In addition to those mentioned above, I have one more project – a Videoinsight® hotel. I began it one year ago in Beirut, in conjunction with the Phoenicia Hotel. Each of the 800 rooms in the hotel has access to a separate Videoinsight® television channel, which shows 24 videos round the clock, 24 hours a day. In the future, I’d like to incorporate such a channel in other hotels, too, because my idea is that art is for life, art is for everyone. Art is for every moment. It is not only for collectors. It is not only for museums. Art is for everyone. My whole life is dedicated to sharing art and the concept about art, more and more throughout the entire world. Everywhere. The Videoinsight®  collection, the Videoinsight® foundation, Videoinsight® centres, the Videoinsight® method, Videoinsight® research, the Videoinsight® advanced course – that’s my pyramid of Videoinsight® elements. It’s the result of the interaction between my life and my profession.

This December, at the Videoinsight® Centre in Turin, we’ll be beginning a new programme called I Love You. It will be dedicated to love history, love problems and love thematics, and we will show only artworks about this theme. Energy, Eros, Thanatos, attraction, passion, attachment, intimacy, nourishment, tenderness, rebirth, emotion, falling in love, affectivity, fertility, creativity, ritual, redemption, magic, mystery, relationship, communication, memory, history, imagination, reciprocity, confidence, courage, empathy, dreams, prophecy. But the unknown, risk, dependence, repetition compulsion, conflict, betrayal, manipulation, crisis, separation, abandonment and loss will also be crucial issues. All of the artwork present has high Videoinsight® impact. It provokes interior visions, illuminations, emancipatory discovery, change and achievement of psycho-physical wellbeing. It stimulates free mental association, interpretations, narrations, emotional resonances and insight.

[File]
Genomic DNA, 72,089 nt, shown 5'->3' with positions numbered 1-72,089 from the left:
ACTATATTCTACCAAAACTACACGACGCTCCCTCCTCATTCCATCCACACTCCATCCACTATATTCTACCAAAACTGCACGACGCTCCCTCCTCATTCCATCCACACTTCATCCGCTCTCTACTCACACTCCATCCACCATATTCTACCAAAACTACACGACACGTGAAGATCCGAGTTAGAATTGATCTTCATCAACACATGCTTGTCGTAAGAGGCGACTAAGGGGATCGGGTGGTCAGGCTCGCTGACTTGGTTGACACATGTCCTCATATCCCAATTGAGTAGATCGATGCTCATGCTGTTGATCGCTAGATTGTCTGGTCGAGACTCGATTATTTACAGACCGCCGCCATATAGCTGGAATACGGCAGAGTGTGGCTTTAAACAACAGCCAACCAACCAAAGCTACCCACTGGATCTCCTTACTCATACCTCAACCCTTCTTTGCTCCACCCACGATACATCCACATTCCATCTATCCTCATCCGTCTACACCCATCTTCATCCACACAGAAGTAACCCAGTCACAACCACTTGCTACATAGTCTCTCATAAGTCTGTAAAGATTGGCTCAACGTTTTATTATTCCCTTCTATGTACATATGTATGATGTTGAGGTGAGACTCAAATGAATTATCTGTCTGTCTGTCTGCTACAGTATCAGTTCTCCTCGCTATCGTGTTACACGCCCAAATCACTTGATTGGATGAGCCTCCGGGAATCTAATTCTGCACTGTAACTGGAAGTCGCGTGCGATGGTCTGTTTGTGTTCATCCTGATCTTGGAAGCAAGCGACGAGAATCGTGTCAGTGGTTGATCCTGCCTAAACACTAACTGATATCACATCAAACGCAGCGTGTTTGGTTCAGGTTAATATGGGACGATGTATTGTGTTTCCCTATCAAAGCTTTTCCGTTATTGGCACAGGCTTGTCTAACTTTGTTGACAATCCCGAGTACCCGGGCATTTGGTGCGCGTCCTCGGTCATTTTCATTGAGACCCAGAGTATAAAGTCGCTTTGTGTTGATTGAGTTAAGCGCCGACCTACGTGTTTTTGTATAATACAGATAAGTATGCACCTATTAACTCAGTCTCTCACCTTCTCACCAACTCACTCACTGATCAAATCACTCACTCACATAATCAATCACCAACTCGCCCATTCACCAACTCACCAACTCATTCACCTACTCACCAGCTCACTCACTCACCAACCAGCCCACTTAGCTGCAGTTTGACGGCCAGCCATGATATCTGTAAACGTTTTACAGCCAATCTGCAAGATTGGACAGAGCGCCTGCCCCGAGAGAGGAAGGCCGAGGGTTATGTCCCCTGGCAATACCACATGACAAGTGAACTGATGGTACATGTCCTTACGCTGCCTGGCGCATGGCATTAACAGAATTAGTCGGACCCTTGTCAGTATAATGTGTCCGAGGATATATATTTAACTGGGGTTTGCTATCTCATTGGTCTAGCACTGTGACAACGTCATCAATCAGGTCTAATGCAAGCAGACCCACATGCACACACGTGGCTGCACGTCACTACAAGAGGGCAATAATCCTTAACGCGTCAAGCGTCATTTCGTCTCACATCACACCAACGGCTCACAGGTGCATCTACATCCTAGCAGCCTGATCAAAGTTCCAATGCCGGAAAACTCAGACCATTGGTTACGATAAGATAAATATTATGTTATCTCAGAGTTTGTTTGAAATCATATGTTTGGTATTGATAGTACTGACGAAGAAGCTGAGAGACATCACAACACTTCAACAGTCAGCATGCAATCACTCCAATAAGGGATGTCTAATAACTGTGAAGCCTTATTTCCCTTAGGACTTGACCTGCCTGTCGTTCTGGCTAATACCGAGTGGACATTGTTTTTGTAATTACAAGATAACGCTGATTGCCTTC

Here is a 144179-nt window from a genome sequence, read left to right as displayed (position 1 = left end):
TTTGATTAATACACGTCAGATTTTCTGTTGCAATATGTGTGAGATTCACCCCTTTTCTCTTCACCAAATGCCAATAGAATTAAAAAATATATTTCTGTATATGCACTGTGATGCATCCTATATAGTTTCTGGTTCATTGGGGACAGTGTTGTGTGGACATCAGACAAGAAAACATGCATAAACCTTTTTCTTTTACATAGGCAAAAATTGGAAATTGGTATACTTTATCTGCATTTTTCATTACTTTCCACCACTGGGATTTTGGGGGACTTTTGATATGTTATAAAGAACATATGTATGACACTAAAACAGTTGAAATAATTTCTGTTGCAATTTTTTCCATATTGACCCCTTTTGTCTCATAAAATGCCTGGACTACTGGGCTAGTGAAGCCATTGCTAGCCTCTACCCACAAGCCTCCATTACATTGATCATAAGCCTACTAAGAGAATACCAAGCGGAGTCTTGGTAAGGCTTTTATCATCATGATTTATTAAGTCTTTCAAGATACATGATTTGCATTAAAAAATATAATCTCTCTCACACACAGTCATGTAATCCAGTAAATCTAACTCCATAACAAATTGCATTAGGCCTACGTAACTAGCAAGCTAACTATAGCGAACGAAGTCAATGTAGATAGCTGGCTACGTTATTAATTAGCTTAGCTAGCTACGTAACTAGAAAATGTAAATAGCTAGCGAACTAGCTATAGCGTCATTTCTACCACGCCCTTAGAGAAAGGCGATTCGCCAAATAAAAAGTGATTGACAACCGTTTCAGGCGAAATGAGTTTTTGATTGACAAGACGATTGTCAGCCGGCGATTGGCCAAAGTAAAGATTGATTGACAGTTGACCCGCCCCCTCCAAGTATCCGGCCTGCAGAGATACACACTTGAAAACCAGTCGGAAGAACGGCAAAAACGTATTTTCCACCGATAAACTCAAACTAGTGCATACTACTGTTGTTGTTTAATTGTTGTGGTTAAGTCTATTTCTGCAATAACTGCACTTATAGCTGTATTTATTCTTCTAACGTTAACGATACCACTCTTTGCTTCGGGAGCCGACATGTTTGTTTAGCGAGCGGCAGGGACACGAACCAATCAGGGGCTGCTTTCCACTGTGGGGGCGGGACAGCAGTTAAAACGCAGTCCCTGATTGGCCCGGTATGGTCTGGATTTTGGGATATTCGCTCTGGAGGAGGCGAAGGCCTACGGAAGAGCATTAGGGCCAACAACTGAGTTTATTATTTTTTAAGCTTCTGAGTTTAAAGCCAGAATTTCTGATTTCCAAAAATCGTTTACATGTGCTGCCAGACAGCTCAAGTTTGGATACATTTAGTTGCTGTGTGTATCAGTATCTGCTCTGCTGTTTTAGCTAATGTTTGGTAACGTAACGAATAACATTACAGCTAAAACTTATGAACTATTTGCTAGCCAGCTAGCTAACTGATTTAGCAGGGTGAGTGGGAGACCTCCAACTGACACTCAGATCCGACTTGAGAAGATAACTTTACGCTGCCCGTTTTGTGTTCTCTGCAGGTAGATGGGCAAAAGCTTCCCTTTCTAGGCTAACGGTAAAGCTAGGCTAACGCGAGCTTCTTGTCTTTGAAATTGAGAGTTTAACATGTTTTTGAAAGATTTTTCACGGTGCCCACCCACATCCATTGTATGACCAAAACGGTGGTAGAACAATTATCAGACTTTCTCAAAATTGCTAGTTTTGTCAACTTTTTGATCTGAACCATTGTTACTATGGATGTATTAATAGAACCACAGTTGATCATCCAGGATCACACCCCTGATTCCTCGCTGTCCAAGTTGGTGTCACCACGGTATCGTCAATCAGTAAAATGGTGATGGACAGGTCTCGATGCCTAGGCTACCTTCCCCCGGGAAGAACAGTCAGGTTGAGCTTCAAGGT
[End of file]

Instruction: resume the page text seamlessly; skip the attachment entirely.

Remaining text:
Marinella Senatore. Speak Easy, 2009. Videoinsight® Collection

You mentioned Frida Kahlo as one of your inspirations. Was art a form of therapy for her as well?

I think that art is potentially therapy for everyone. Not only visual art. And not only for spectators or collectors, but also for the artists themselves. Art is not only a solution; art is also an incredible way to find good energy, to find the strength to deal with our personal problems. Frida Kahlo was an example, but not the only one. I think all people that touch art are looking for something. For me, art is life. It was never the money or speculation that interested me. I live in the art system as a collector, but I also feel very free from that system. I’m free because I choose works of art personally, and I’m also free of any trends. I choose what I need and what I believe might be necessary for other people, too. I choose for me, for my patients, for the people at Videoinsight® centres all around the world, for patients in hospitals. My approach is simple – I discover something, I meet something, or something meets me, and I’ve either got insight or not. In ten seconds I immediately feel it.

Have there been situations when you’ve felt a piece of artwork seems completely empty, as if it has no energy at all, no story?

Of course. But I can do a selection. Art that touches me and art that doesn’t touch me. I look for art that is necessary. Art that can touch quickly, deeply, totally – the brain, the heart, the soul. Art that expresses primary needs, urgent needs. And art that can catch, or touch, all people. I don’t like artwork that’s too complicated. I don’t like it if I have to read too much information, too much text, in order to understand a work of art. That’s so complicated.... I don’t like art that places people in a bad situation – oh, I don’t understand this artwork, so that means I’m not educated enough, I’m not good enough for contemporary art.... Art must provoke, but at the same time art has to help the viewer catch the meaning. It has to be able to create a narrative.

Right now, in one of Milan’s hospitals, artwork is being shown on a plasma screen in the waiting room, and people can watch it as they wait to see their doctor. And I’m so relaxed, because I’m sure that all the people who go to that hospital can watch those videos with no problems, because none of them shows anything vulgar, aggressive, offensive, brutal or ugly.... And I’m sure that all people, even those who maybe have no experience with art, can fall in love with the videos, can feel the artwork and can find something in it. Be touched by it.

Some artwork is very powerful and is able to do it. But some artwork is only for a few people, maybe for a few collectors and not for a Videoinsight® project.

Nathalie Djurberg. Untitled Acid, 2010. Videoinsight® Collection

Contemporary art can sometimes also be quite disturbing and full of contradictions, dark desires, etc. For example, Tracey Emin, whose art is merciless and brazen self-exposition, full of passion and suffering. Can such art also be used in therapy?